We’d be calling this a “newslletin” if we were following in the footsteps of other brands, merging words together to create catchy hooks. This week we look at several examples of this trend, along with NYC’s new coffee-subscription service and some award-winning pretty packaging


Our world is experiencing Twitterfication; language is evolving to communicate the same message in fewer characters. It’s evident in the technology realm and popular culture, where words like “selfie”, “sexting” and “Brangelina” are now commonplace; “selfie” was even made Oxford Dictionary’s Word of the Year 2013. So it makes sense that brands are beginning to adopt these language tricks in campaigns. Expect to see a lot more phrases like Sprint’s “Framily”, and Müller’s “Müllerlicious” this coming year. We aren’t sure if it’s catchy, twee, or both?

Family & friends = Framily


Coming up as direct competition for Starbucks, a new app (CUPS) offers monthly subscriptions for all-you-can-drink coffee, partnering with independent coffee stores across NYC. $45 a month will get you Americanos all-round, espresso subscriptions come at a premium of $85. Within the next few months, CUPS hopes to partner with a total of 200 coffee stores – roughly the amount of Starbucks branches you’ll find in Manhattan. Might this spell the end of Starbucks’ reign?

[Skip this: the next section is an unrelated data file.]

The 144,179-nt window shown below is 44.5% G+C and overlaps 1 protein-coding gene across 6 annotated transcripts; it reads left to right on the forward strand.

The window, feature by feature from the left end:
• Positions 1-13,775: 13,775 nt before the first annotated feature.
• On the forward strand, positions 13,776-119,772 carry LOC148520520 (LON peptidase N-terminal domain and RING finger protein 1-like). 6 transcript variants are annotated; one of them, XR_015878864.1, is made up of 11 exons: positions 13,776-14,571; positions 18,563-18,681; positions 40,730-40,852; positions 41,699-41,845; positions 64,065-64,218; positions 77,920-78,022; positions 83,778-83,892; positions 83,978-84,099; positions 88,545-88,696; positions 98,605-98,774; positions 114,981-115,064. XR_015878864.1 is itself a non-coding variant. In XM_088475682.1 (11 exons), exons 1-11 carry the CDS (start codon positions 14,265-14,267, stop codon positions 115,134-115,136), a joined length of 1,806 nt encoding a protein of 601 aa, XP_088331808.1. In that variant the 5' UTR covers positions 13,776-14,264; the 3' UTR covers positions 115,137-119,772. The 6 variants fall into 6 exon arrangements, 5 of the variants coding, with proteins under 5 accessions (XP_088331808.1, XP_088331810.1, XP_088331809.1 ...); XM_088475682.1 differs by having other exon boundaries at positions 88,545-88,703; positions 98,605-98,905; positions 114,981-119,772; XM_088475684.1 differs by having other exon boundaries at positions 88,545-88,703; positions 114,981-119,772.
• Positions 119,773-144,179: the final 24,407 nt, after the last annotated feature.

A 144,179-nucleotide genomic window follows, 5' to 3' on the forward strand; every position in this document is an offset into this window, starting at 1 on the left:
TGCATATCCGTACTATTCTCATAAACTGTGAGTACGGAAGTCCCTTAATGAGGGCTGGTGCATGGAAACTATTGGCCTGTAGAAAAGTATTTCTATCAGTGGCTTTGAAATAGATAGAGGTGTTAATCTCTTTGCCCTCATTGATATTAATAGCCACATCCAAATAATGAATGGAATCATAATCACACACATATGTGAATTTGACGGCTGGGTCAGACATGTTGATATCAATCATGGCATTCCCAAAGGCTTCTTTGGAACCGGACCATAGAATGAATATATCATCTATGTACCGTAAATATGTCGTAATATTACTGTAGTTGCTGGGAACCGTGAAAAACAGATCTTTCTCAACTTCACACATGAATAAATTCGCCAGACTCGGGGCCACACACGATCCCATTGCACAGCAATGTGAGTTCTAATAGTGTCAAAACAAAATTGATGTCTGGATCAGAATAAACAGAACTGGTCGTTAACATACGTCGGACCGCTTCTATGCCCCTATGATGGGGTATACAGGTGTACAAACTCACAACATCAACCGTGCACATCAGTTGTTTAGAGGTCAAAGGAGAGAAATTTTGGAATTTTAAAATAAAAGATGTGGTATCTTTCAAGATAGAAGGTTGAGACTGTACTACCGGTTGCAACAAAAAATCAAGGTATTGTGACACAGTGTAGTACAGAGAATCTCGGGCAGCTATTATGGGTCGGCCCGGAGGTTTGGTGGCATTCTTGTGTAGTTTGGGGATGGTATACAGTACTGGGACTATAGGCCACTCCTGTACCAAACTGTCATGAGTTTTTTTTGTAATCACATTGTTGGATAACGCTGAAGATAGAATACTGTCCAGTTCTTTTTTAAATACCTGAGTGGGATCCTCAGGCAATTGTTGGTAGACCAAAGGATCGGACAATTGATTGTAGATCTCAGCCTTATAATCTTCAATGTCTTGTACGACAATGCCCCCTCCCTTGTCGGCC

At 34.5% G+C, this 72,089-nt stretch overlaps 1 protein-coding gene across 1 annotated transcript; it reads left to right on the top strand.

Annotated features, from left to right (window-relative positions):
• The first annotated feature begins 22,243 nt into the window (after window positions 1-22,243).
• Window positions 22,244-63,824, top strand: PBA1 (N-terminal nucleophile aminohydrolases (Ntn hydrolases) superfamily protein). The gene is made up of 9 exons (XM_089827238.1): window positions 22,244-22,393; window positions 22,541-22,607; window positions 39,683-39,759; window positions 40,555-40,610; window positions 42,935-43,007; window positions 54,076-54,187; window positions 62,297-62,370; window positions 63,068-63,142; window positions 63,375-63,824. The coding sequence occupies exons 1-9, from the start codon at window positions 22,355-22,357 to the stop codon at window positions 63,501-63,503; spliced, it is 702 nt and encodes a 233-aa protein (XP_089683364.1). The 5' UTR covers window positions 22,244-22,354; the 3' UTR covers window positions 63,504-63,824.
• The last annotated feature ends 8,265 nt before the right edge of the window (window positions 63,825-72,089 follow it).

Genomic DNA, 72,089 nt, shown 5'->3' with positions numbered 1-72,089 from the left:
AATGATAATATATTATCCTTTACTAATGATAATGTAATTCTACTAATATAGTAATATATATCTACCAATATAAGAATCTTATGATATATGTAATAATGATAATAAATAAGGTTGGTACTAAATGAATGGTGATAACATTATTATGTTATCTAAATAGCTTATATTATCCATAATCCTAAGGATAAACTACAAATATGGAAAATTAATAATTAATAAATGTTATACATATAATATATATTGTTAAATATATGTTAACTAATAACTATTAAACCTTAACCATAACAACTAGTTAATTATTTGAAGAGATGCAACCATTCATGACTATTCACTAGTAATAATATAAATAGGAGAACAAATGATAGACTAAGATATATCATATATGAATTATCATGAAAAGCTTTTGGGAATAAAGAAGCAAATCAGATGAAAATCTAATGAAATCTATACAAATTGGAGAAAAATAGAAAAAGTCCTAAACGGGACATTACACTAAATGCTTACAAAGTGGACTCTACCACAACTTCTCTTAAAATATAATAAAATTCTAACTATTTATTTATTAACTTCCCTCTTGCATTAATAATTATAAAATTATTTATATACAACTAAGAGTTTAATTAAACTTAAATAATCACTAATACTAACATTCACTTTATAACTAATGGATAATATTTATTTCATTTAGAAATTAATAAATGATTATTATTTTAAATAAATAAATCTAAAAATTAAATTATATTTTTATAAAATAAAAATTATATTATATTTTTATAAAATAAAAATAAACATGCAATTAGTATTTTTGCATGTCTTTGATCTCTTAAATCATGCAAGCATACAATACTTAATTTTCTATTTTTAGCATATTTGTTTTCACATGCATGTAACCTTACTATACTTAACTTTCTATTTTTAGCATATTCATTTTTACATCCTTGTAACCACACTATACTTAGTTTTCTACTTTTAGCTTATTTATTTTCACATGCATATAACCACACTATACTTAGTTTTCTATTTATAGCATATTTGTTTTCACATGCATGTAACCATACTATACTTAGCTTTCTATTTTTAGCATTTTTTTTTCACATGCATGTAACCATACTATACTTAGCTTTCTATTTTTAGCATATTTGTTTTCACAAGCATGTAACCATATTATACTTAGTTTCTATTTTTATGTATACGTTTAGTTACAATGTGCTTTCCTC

A victory for independents once more?


This code-breaking design for Siberian Wolf vodka mixes up what’s expected of a vodka bottle; its opaque bottle is a rare sight in spirits, and might shake up the vodka category. Not surprising then that it’s earned an award at the A’ Design Awards, a competition for both conceptual and fully realised design. Check out the other winners, one of which is Cola-Cola’s limited edition Vietnamese New Year pack, which we blogged about a few months back.

Perfect for White Russians


Duke University’s Professor of Psychology and Behavioural Economics, Dan Ariely, is paying London a visit to speak about his influential work on Irrational Behaviour. A few bookworms in our London office have been taking an online course from Ariely on the subject and will be going along to his lecture on May 18th. If you’re in the city, and interested in behavioural economics, we urge you to pick up tickets!

Ariely’s theories of Irrational Behaviour have many interesting implications for our world of marketing and design


Here’s the answer to the Name That Brand from last week. Why not send us a Tweet and see if you’ve got this week’s right:

And then, if you fancy the challenge, play the full game right here.